• Brand: This is a toughie, my personal preference would be Janome because they are so reliable and have machines to match all budgets.  If your budget is big then I would say Bernina.  I am basing these opinions on my experience of having all sorts of brands brought in to me for the Get to Know your Sewing Machine Class.
  • Mechanical versus Electronic?:  Generally the machines at the lower end of the price spectrum will be mechanical machines with dials on them.  As you go up through the price banding you will start to see electronic machines which have buttons instead of dials.  Electronic machines normally allow you to have more features and stitch patterns.  Either option is fine for your first machine, your budget will normally determine type.
  • Mini Machines:  I would caution against buying a mini sewing machine, even for a child.  I haven't seen a good one yet!  They are really noisy, very limited in what stitches they can do and you are unable to change the presser feet on most.
  • Features: OK so this list could be endless! But for your first machine, so you don't feel the need to upgrade immediately I would recommend the following.
    • The ability to vary the length of the stitches rather than having preset lengths
    • The ability to vary the width of the stitches rather than having preset widths
    • A buttonhole feature would be useful, 4 step is fine, 1 step would be fab
    • The ability to drop or cover the feed dogs - helpful if you want to stitch buttons on, do free motion embroidery or free motion quilting.
    • An automatic needle threader is a nice to have - especially helpful if your eyesight isn't great!
    • Snap on feet - so you can purchase the relavant ones you might need in future

Hope that helps you in some way.  If you are local Hampshire and looking for a local dealer I can recommend Sew Divine in Reading.  And also Sewmaster in Reading and Guildford.

Mini Easter Basket Tutorial

Thought it was time for another tutorial on here!  This time it's a Mini Easter Basket.

1. Adhere the interfacing to the handle fabric.  Fold the handle along it’s length, press.  Open out and fold the two raw edges into the centre fold, press.  Fold so the raw edges are now enclosed and you have a long skinny handle.  Stitch an ⅛ inchfrom the edge of each long edge and add decorative stitching if you want to.  Set aside.

2. Adhere the In R Foam to the outer fabric, quilt if desired.  Fold right sides together, so that it measures 11 x 4.5 inches.  Stitch the two short sides, using a ½ inch seam allowance.  Stitch the lining in the same way but without the foam.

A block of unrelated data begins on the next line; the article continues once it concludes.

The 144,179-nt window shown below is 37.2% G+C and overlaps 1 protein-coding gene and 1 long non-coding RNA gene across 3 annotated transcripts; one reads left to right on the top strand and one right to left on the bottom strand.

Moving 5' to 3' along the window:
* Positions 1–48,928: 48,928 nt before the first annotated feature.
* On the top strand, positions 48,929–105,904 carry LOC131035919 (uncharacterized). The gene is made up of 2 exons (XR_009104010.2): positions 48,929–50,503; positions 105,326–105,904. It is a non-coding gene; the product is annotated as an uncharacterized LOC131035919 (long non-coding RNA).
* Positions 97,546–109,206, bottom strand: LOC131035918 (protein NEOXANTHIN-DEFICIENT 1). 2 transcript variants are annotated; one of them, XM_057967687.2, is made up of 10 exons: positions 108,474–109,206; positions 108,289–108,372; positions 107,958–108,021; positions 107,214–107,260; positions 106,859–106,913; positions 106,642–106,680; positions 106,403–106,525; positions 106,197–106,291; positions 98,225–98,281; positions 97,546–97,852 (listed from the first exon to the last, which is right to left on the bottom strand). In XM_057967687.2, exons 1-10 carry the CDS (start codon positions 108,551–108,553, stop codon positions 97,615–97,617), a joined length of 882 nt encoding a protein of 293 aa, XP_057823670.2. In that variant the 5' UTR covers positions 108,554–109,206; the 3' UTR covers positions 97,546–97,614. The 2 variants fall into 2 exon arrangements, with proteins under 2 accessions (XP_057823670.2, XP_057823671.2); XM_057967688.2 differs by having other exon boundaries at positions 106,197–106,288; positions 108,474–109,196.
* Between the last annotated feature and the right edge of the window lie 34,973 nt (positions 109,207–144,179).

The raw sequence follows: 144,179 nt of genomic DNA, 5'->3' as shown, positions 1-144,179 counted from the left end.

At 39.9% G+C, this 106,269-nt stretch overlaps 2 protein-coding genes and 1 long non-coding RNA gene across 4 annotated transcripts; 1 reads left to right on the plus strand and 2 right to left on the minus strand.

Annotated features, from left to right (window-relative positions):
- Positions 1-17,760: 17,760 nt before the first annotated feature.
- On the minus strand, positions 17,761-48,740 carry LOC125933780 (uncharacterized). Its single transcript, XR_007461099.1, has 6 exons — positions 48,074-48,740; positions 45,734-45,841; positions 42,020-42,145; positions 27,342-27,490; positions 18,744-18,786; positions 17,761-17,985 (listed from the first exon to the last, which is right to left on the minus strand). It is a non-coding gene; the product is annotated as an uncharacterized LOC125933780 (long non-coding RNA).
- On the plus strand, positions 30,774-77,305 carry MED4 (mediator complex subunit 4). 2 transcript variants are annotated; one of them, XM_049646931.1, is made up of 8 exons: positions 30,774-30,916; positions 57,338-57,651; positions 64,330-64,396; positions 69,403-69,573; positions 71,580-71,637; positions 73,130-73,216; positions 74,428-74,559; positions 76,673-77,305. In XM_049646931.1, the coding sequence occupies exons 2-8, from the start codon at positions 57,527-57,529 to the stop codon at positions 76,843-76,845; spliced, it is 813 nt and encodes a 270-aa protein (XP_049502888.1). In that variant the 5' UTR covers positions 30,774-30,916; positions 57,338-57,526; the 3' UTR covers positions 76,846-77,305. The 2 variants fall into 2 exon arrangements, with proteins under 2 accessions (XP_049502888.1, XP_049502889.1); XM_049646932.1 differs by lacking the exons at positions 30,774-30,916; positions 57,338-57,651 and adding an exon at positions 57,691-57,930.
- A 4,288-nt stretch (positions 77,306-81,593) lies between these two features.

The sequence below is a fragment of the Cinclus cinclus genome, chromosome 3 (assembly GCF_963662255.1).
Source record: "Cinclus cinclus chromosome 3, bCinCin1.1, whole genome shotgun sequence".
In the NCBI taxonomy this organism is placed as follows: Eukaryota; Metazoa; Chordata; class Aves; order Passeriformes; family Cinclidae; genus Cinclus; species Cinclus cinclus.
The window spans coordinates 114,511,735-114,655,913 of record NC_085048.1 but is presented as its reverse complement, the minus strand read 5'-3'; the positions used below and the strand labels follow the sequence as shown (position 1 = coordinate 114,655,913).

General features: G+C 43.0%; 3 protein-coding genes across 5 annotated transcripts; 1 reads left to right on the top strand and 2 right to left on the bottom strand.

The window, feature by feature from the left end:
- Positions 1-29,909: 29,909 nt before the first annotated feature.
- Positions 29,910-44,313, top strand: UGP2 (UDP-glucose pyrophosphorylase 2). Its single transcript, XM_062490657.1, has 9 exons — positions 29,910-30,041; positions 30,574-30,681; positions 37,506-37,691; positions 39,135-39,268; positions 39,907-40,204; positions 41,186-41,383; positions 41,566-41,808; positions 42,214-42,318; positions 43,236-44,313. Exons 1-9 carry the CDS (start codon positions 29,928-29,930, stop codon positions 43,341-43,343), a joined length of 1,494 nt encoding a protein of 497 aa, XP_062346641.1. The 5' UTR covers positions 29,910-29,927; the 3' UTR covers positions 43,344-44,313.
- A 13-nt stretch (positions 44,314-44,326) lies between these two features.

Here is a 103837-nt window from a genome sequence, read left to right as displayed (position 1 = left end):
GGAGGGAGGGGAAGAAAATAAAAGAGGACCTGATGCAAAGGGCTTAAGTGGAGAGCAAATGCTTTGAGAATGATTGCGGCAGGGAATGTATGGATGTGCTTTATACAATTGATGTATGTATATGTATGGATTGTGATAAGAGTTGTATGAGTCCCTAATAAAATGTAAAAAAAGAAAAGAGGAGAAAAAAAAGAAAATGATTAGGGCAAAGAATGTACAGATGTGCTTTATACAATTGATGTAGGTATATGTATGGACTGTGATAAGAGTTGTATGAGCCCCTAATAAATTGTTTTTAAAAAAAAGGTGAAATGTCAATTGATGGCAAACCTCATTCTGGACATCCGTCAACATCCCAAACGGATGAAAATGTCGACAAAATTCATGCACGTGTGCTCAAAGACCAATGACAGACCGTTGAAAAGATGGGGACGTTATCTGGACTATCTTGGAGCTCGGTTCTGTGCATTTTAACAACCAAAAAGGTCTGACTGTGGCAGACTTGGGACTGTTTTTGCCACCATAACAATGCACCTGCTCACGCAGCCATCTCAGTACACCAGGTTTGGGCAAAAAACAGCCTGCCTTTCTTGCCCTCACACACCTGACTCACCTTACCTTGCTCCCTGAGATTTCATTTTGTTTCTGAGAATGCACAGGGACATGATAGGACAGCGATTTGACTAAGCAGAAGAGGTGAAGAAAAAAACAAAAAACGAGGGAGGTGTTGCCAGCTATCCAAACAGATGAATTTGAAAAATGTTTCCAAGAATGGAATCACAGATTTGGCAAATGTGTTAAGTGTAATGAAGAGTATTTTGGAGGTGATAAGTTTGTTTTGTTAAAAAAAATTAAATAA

NB. If you can't get hold of fusible In R Foam, you can stitch it around the edge instead.  Or using fusible fleece or wadding will give a similar result, just less structured.

Using fold back clips on the foam is easier than using pins!

3. Use a template to draw a 1½ square on the bottom corners of each fabric.  Measuring from the side stitch line and the bottom fold.  Cut these squares out.  Press the side seams open.  Open the basket and box the corners by stitching the two short sides with a ½ inch seam allowance.  You may wish to trim the foam seam allowance back to a ¼ inch.

4. Keeping the outer inside out, pin the handle in place with the raw edges sticking out.  Now insert the lining so that the two fabrics are right sides together.  Match up the side seams and pin all the way around.  Stitch with a ½ inch seam allowance all the way around leaving a 4-5 inch gap for turning at one side..  Turn right sides out, topstitch all the way around a ¼ inch from the top, closing the gap as you go.

You may like to add a bow or some pom pom trim around the top edge.  Now just fill with eggs!!

Rainbow Contrast Quilt

I'm excited to share with you a quilt I made last year for Love Patchwork & Quilting Magazine.  It's just been published in issue 44.  

Here are some close ups of the quilting.  That's A LOT of HSTs!!  But I do love the rainbow spectrum.  It was fun choosing the kona shades to make this with!

And the Winners ARE......Drum Roll Please.......